Forms and Functions of 20th Century Architecture

2005.03.23 13:47
Forms and Functions of 20th Century Architecture
Yesterday's post delivered Forms and Functions of 20th Century Architecture.
I remember these books from my student days in the 1970s, but haven't looked through them since then. I kind of remember thinking these books were not "inspirational" enough (for me) back then. After seeing them so cheaply available at eBay, I went to the library to look them over again, and decided I definitely want these book. I found them to now be very inspiring! They very much manifest what Brian wrote about above.
It's also interesting to compare these four heavy 1952 volumes ("prepared under the auspices of the School of Architecture of Columbia University") with the slim 2003 Index Architecture: A Columbia Book of Architecture.
Where in 1952 there are lengthy and well illustrated topics beginning with "The Elements of Building: Introduction" through to "The Architect and Urban Planning" and a whole volume dedicated to "The Principles of Composition" and vols. 3 and 4 fully devoted to addressing the designs of a great variety of building types (including Catholic Churches, Protestant Churches, and Synagogues), the 2003 Index Architecture curtly covers topics like 'abstraction' 'film' 'form' 'multiple' 'real' 'style and symmetry' etc.
Over a year ago I wrote (at archinect) that a lot of Index Architecture is pretty much useless and more like sophisticated advertising copy than anything else. Now, relative to Forms and Functions..., I see Index Architecture as not just a missed opportunity to 'build' further upon architecture, but a sign of how overly pretentious the study of architecture can be(come).
What I particularly like about Forms and Functions... is how lessons from architecture's past are well integrated with newer architecture design practice up to the mid 20th century.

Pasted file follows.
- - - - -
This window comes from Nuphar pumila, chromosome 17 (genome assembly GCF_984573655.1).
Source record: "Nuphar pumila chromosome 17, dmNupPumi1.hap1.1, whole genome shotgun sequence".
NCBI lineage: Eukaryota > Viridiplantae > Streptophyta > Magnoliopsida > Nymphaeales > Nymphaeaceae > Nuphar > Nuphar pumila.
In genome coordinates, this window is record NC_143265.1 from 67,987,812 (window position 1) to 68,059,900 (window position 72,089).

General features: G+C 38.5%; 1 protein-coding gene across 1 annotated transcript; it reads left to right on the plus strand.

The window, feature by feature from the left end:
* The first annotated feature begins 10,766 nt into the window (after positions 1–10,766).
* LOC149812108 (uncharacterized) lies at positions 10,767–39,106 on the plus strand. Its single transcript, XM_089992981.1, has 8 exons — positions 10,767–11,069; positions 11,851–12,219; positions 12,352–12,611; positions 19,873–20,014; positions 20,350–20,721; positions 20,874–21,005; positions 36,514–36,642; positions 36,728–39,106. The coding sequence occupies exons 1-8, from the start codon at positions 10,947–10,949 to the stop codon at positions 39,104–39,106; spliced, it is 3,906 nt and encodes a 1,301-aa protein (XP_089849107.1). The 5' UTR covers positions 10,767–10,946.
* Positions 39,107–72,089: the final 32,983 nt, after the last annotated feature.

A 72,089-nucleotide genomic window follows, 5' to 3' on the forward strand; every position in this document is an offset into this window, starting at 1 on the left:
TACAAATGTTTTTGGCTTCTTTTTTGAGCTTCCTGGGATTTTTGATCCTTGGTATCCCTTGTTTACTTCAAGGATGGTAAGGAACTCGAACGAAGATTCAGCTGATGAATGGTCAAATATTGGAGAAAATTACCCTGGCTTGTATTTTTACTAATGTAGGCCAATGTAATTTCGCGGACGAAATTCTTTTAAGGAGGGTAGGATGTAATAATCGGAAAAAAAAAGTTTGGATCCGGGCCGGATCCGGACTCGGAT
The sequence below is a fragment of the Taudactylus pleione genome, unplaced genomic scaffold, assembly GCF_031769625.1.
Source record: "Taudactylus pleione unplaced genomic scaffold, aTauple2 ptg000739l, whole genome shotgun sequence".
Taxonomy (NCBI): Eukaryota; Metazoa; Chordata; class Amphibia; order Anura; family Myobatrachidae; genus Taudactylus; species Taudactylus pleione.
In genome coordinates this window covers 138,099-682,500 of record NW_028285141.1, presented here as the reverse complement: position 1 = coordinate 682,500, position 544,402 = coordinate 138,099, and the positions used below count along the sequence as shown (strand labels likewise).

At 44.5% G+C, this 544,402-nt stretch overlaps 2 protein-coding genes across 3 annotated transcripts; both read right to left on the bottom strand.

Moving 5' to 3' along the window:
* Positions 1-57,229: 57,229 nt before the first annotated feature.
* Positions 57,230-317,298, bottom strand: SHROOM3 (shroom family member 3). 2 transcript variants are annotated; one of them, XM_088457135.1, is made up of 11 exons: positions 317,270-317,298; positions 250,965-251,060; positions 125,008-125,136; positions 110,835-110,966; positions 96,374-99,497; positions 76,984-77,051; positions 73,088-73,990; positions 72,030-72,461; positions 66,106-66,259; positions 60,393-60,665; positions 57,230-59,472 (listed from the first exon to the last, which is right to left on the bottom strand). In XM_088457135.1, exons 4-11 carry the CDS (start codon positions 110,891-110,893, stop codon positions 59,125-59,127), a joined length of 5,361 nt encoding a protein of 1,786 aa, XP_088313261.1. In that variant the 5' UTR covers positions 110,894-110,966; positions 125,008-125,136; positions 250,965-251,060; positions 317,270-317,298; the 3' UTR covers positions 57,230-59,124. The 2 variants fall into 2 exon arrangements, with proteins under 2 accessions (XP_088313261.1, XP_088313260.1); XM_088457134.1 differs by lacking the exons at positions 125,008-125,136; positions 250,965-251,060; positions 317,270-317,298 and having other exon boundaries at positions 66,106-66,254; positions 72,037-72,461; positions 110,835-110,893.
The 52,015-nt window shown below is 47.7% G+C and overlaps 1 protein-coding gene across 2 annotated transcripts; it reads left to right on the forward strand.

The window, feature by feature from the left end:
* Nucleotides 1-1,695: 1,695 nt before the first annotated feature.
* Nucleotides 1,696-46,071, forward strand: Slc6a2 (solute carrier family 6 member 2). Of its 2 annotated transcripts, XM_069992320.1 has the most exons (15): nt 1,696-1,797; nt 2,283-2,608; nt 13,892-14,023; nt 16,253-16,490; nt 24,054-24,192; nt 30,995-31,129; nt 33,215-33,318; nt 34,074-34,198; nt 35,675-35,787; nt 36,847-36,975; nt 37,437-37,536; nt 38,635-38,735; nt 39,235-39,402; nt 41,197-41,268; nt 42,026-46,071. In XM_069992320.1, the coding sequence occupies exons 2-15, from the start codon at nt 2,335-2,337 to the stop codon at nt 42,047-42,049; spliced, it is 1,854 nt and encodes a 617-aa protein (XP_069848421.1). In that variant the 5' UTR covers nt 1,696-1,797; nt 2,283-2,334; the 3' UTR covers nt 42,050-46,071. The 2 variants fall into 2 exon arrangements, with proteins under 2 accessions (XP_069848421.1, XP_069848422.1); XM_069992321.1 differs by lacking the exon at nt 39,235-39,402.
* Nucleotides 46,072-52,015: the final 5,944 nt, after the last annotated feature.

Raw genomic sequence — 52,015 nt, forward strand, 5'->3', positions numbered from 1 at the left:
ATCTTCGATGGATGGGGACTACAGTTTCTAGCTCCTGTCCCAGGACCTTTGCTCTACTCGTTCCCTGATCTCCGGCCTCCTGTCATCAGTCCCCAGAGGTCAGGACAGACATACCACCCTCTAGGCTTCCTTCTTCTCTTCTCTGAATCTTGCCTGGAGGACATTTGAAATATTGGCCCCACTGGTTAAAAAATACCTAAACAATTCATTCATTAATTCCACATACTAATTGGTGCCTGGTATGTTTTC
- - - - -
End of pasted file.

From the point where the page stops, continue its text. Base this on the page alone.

[Of course, I get a kick out of the fact that the first building illustrated in Forms and Functions... is the Basilica of Constantine in Rome, which began construction under Maxentius, and was finished (I believe) under the design supervision of Eutropia (Maxentius' mother) and Helena (Constantine's mother).
Plus, there is this great little diagrammatic drawing demonstrating a scale comparison with the Sphere and Pylon of the 1939 New York World's Fair--from left to right: the Great Pyramid, Parthenon, Pantheon (which looks to me a bit bigger than it actually is), Santa Sophia, Constantinople, St. Mark's Venice, Chartres, St. Peter's Rome, the Sphere and Pylon.
Forms and Functions of 20th Century Architecture really should be a free online resource now, and the volumes might just begin positively informing Quondam's overall agenda.
Anyone have any personal experience utilizing Forms and Functions of 20th Century Architecture?

Forms and Functions of 20th Century Architecture, vol. 2, pp. 512-13.



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